However successful Dixon may have been in curbing these judicial methods, there was a revival of the ‘Socratic’ approach to oral argument under the Barwick Court. This was no doubt largely due to the influence of Barwick himself, who on his retirement noted that ‘no one has ever had to stretch himself much to make me talk, I’m afraid, and no one has had to work very hard to find out what the tendency of my mind may be’. Barwick regarded the time of hearing in court as ‘work time’, and stated:
It is not a time for quiescence, it is a time for trying to move, first of all, to identify the problem, to isolate the irrelevant and to bend the mind to the centre and thereafter to begin to work towards a conclusion. You might not get there, but you would get on the way.
Although Barwick described this process as involving a ‘dialogue between friends’, his tendency to cross-examine counsel in the course of argument ensured that an appearance before the High Court during that period was not for the faint-hearted.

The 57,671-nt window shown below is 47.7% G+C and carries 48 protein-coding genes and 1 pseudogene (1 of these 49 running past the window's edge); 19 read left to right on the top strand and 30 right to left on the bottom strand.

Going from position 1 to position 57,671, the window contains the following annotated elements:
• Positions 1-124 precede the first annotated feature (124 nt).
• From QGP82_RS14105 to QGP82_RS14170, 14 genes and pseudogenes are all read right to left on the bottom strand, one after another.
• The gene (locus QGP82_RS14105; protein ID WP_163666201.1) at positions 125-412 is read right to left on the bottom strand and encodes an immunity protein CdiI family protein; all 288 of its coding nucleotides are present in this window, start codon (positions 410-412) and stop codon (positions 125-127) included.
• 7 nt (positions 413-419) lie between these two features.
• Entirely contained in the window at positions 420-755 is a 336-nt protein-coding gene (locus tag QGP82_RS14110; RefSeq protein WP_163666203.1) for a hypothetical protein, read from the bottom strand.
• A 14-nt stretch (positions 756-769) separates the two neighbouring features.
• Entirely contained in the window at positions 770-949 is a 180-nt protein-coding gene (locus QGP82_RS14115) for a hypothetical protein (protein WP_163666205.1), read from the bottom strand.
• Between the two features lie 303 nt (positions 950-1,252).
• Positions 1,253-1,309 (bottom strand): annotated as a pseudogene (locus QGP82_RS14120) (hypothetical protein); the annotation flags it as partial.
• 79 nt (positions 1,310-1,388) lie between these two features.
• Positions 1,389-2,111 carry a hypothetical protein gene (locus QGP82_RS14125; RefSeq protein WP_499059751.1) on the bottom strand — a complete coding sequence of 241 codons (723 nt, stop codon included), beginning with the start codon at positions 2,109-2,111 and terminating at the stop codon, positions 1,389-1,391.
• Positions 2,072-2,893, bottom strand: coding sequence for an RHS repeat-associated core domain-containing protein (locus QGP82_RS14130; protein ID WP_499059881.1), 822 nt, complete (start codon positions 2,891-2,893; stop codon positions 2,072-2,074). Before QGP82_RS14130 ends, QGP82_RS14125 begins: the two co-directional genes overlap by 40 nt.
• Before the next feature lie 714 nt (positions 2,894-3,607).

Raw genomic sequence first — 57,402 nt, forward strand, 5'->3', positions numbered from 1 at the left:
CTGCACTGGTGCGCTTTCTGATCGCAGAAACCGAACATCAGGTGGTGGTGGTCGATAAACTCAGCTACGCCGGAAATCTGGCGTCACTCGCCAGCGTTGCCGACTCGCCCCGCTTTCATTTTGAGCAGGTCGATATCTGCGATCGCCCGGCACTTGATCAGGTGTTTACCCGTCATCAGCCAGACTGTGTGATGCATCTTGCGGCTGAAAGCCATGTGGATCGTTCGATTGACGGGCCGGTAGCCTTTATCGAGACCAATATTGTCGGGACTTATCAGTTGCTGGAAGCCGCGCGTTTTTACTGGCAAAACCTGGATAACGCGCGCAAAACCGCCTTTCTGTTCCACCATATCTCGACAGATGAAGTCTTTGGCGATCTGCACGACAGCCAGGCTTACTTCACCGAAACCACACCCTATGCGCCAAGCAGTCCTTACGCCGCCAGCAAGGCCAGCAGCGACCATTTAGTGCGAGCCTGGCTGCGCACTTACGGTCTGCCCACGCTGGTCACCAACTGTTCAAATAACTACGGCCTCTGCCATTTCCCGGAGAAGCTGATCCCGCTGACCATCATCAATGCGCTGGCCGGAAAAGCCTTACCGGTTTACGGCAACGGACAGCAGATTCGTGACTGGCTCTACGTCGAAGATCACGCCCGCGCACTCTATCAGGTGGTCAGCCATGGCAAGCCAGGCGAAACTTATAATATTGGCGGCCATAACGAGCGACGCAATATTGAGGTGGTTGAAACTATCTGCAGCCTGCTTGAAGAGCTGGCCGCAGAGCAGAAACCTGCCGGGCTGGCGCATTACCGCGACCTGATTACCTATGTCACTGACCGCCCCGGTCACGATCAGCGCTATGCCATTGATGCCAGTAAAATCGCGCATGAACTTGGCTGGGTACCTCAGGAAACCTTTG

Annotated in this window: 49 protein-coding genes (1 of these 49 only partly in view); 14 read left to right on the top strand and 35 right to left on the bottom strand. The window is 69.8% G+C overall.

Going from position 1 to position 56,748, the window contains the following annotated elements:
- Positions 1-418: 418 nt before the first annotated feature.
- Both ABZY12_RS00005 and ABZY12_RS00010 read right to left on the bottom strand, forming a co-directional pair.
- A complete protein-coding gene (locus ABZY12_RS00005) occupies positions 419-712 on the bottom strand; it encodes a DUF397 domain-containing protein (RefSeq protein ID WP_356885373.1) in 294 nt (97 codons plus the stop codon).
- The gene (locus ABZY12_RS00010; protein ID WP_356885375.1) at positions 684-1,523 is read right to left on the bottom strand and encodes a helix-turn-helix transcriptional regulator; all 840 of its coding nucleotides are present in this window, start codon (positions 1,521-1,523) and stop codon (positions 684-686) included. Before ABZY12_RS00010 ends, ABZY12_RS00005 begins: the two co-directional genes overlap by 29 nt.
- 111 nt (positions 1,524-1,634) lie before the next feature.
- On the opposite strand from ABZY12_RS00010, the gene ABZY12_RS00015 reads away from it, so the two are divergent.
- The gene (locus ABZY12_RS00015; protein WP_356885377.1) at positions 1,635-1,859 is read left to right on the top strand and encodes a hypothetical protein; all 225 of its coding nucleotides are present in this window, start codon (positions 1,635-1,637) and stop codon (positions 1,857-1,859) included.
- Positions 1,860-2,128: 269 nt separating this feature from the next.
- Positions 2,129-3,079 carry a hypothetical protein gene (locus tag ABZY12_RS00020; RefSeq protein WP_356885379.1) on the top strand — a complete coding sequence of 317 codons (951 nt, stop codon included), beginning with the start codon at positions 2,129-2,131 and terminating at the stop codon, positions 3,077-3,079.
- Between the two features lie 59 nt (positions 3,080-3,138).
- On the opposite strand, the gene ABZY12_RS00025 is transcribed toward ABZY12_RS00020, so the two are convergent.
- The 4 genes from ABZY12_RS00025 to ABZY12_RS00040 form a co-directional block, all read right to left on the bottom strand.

After Barwick’s retirement, the Court retreated once again from this approach, as appears from the observation made by Mason in 1985 that ‘the Court does not in general subject counsel to the gruelling interrogation, dignified by the description “Socratic dialogue”, which was so fashionable in the 1960s and the first half of the 1970s’. Mason characterised the role of the Bench during oral argument as one of drawing attention to and seeking explanation of the critical aspects of counsel’s case, and exploring the implications and consequences of the legal propositions advanced by the parties.
In more recent times, the Court appears to be returning to a more active and interventionist role during oral argument, and counsel are expected to deal with frequent questions and observations from the Bench.